This series of thoroughly statesmanlike measures was carried in 1356-1357, and accepted by the Dauphin and his nobility, enfeebled as they were by the crushing defeat of Poitiers. But we have only to look at the terms imposed upon the Dauphin and the Regent, and consider how the economic and social development of France then stood, to see that no heir to the throne would submit to the surveillance of thirty-four delegates of the etats-géneraux one moment longer than he need. The murder of his adherents at the instance of Marcel and the proclamation by Marcel’s allies, Robert le Coq and Jean de Pacquigny, of Charles the Bad of Navarre as King of France complicated the situation still further. Moreover, the dominant position given to the Tiers Etat in the Council of thirty-four (from which, of course, the peasantry were entirely excluded) is conclusive evidence that neither Marcel nor le Coq understood that the middle or trading class had by no means risen to the level of influence which entitled them to such representation. They felt the need of support, and looked to the rising power of the bourgeoisie to maintain them in their control of the Dauphin. Yet a hundred years later Louis XI, with all his supreme statecraft and unscrupulous polity, found his capacity strained to the utmost in his endeavour to play a similar game under far more favourable conditions. Meanwhile Marcel’s co-operation with the Jacquerie, and the high tone adopted by the Commune of Paris in the provinces, turned a large portion of the population around the metropolis against him: an antagonism which has been strongly exhibited even in our own day. Thus the collapse of the Jacquerie, the impossibility of keeping the Dauphin under his control, the growth of the party of opposition among the citizens of Paris themselves, induced Marcel to enter into his fatal intrigue with Charles the Bad by which he was to have given the keys of the city to that prince in return – as the provost expected – for his installing Marcel as virtual Mayor of the Palace and the real master of France. The result was to embolden his chief enemy in Paris, John Maillart, to make a sudden attack upon him just as the plot was on the point of being carried out. Marcel was killed by John Maillart on the spot, and his followers and friends were tortured to death with every refinement of cruelty.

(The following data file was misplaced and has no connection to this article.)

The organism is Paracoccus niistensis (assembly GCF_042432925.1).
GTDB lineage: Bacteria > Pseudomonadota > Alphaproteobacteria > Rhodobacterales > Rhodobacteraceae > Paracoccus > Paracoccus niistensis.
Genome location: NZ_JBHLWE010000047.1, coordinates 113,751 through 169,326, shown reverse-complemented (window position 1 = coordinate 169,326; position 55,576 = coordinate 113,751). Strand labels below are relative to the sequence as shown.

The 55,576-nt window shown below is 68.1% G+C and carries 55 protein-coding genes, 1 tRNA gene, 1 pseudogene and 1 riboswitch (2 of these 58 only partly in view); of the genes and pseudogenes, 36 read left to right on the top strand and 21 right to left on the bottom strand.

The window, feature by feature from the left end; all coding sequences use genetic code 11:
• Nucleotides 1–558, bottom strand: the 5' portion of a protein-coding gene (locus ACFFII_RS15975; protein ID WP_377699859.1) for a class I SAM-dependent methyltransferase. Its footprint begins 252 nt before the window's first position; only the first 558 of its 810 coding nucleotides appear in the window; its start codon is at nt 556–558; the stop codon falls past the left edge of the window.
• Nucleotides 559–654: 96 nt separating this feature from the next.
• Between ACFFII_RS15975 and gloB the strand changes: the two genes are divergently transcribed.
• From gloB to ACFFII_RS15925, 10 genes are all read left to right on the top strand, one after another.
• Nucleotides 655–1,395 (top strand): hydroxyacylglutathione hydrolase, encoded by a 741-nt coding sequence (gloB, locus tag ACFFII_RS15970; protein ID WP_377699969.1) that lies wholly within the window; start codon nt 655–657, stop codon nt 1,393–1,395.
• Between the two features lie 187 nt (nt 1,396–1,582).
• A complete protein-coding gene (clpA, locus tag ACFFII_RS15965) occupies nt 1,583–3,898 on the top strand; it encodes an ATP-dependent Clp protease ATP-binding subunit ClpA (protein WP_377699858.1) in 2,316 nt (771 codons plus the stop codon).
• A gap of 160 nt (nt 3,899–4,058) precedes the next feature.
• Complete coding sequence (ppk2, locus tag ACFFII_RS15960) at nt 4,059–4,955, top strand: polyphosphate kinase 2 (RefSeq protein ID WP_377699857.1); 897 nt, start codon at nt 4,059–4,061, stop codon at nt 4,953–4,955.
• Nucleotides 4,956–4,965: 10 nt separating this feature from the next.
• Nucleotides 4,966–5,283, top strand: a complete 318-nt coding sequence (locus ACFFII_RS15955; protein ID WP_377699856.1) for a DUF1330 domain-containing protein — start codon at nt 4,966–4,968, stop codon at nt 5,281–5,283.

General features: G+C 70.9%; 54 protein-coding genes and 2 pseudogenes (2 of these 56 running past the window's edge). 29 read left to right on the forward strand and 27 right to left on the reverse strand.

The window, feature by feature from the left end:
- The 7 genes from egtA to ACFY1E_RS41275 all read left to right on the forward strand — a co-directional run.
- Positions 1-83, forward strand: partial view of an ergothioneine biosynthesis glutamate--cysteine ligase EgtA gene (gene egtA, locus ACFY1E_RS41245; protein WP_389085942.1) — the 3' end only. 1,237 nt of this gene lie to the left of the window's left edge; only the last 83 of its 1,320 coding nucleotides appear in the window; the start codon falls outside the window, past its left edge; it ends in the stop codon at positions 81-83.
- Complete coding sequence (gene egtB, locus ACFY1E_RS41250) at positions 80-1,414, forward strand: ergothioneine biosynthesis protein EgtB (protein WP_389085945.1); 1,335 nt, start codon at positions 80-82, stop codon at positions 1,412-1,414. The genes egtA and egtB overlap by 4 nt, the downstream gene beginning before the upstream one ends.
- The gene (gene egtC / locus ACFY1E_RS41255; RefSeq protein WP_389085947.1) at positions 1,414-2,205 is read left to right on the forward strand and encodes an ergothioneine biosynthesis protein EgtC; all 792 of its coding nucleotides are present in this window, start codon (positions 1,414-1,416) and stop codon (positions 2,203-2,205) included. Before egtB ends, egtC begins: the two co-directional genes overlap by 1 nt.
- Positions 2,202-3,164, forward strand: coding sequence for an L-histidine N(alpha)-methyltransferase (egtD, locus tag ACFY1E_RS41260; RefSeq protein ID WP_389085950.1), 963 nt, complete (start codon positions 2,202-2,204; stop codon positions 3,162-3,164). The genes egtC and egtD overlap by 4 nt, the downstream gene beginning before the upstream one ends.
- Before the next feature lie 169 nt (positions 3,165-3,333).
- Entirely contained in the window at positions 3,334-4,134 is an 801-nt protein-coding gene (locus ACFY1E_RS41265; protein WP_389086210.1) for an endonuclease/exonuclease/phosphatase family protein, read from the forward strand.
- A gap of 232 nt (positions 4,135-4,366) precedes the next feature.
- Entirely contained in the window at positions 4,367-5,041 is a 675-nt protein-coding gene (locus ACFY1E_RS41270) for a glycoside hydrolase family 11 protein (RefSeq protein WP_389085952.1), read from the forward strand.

Thus the Jacquerie and the great effort of the first Commune of Paris as a political entity came to an end almost simultaneously. Greatly as we must admire the attempt of Marcel, le Coq and their coadjutors to bring some sort of democratic and representative order out of the social, economic, financial and other troubles which then afflicted so large a part of France; much as we may regret the fate of Guillaume le Cale and others who tried in vain to discipline the peasantry and inspire them with some sort of strategy and tactics; fully also as we can recognise that these struggles for freedom, though futile, helped forward the cause of emancipation through the centuries: none the less the whole endeavour which then so speedily collapsed came to its sudden end, not on account of the mistakes made or the crimes committed by leaders or followers, but by the truth, once more made manifest, that the stage of economic and social development then attained did not permit of success. This does not mean that the revolts of the French middle class or the French serfs against tyranny and misgovernment were unjustifiable. They were justifiable on every ground that one can urge for political action or violent upheaval of any kind: never more so than in the day of Etienne Marcel and John le Coq. But again and again and again we see, in the cruel and protracted effort of mankind to get free from its own self-imposed but unconscious domination by an oppressive minority, that ideals, justice, truth, morality or character have little or no effect on the result of the conflict. Marcel was in every way superior to his opponents and murderers. The cause of the serfs and peasants was light against darkness as compared with the claims of the nobility and the brigands – at that epoch almost convertible terms. But these were ineffective incidents in the long, grinding, bitter class war between serfs and nobles, traders and king. The antagonism was more relentless in France than in England, because, as French historians have often pointed out, at the time of the battles of Crecy, Poitiers and Agincourt there were in France no such great bodies of free yeomen as those who fought in their own ranks, side by side with the English feudal barons, and won great victories for the overlords of England. But even if there had been, nothing shows that the general progress could have been more rapid under the economic and social conditions then existing.
So four hundred and thirty-five years passed away in foreign and domestic warfare, and frightful misery and hardship for the French people, before the feudal system was put an end to by law and a portion of Marcel’s programme for the Tiers Etat was realised.
Last updated on 7.7.2006